The dollar sank Tuesday as two Republican senators rejected their party's bill to repeal Obamacare, effectively killing it and throwing Donald Trump's economic agenda into doubt.

The greenback had soared along with global markets for months after Trump's November election victory on hopes his big-spending, tax-cutting policies would fire up the world's top economy and fan inflation.
But an ongoing crisis surrounding the White House has hobbled the tycoon's presidency, with opposition to his controversial health care reforms -- crucial to freeing up cash -- raising questions about his ability to push through other big-ticket measures.
While Republicans have 52 of the Senate's 100 seats, the opposition to the bill from two members last week was followed Monday by two more. Their decision means the bill has no chance of even getting a vote unless Senate Majority Leader Mitch McConnell makes significant changes to woo sceptics.
"Any hopes of dollar support from a successful vote on the Senate's health-care bill look to be vanishing after today's news," Rodrigo Catril, a currency strategist at National Australia Bank in Sydney, told Bloomberg News.
"Near term, the dollar path of least resistance is down."
The dollar came under pressure as traders eye the Federal Reserve's timetable for raising interest rates, while Trump struggles and inflation remains subdued.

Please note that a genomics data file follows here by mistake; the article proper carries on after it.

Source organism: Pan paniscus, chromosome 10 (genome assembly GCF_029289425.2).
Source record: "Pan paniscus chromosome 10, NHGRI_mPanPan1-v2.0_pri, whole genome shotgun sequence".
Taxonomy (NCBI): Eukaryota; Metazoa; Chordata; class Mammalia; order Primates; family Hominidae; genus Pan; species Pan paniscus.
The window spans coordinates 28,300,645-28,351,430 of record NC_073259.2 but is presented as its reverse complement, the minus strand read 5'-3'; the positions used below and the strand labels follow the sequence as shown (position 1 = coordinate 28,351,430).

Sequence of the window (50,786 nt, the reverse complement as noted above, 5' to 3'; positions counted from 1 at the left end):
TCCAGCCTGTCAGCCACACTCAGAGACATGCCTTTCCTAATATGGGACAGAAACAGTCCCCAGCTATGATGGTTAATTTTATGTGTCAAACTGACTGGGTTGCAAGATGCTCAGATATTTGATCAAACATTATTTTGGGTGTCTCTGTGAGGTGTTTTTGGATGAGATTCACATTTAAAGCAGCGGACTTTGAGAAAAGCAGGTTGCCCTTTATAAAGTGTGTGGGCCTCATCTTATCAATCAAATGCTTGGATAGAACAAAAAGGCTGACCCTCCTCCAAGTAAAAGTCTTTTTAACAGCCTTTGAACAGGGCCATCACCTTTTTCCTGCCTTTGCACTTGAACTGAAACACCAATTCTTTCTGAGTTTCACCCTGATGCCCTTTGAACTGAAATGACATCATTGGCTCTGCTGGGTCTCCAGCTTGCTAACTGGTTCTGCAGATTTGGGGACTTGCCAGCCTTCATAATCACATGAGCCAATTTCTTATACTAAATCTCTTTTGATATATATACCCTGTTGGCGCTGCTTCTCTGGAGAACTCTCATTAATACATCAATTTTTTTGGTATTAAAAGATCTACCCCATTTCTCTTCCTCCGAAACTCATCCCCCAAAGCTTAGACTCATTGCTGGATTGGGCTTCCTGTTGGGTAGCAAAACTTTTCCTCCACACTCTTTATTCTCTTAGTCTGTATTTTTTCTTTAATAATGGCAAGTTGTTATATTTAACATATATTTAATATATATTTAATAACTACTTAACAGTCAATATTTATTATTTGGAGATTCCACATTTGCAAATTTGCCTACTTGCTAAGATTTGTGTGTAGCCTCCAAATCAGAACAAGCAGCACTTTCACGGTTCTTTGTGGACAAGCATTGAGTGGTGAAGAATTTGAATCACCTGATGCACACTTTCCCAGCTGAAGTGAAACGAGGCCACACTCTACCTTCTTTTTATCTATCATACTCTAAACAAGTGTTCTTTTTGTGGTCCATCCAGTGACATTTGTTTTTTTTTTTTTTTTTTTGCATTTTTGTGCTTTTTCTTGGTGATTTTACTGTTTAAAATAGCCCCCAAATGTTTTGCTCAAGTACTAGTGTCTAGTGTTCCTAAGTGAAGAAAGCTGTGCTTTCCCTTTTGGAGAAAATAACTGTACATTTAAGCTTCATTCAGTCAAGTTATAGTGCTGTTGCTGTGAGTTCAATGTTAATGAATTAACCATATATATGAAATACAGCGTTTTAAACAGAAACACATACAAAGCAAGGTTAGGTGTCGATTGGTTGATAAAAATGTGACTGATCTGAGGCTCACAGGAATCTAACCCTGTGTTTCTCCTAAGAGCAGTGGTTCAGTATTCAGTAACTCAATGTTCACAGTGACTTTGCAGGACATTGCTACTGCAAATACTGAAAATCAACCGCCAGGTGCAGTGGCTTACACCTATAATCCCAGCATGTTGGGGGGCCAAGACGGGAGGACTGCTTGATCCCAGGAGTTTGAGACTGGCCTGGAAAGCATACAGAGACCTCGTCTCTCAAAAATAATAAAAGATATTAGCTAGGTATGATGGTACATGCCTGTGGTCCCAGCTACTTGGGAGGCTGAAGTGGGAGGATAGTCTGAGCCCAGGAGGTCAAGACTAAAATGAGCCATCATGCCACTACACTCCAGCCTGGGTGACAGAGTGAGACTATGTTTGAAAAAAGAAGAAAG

Recent remarks from Fed boss Janet Yellen indicating the bank will concentrate on prices have tempered rate expectations in recent weeks.
The euro broke above the $1.15 mark for the first time since last June, with eyes on the European Central Bank's policy meeting later on Thursday.
While ECB chief Mario Draghi is not yet expected to announce any tightening measures, there is speculation it will begin winding down its stimulus programme as the eurozone economy improves.

Eyes on Draghi

"The current market discussion suggests September ECB or even (central bankers' US gathering at) Jackson Hole will be the platform (to) announce the ... easing," Stephen Innes, senior trader at OANDA, said in a commentary.
"The market believes there is no coincidence in Draghi's appearance at Jackson Hole," he added.
The Australian dollar rallied more than one percent to a two-year high above 79 US cents after minutes from the country's central bank said the economy was picking up and indicated it saw interest rates rising to about 3.5 percent, from the current 1.5 percent.
The pound won fresh support before the release of British inflation data later in the day.
Most equities markets staged a recovery from early big losses but trading floors remain subdued, with few catalysts driving business.
Tokyo's Nikkei ended 0.6 percent lower, with the strong yen dragging on Japanese exporters. The market was closed for a holiday Monday.
Sydney fell 1.2 percent and Hong Kong was 0.1 percent down in the afternoon after a six-day rally.
But Singapore rose 0.1 percent and Seoul closed marginally higher, while Wellington, Manila and Taipei all rose.
Shanghai rose 0.4 percent after the previous day's sharp losses which had been fuelled by concerns over a crackdown aimed at tackling a debt problem.
In early European trade London and Paris each fell 0.2 percent while Frankfurt was off 0.3 percent.
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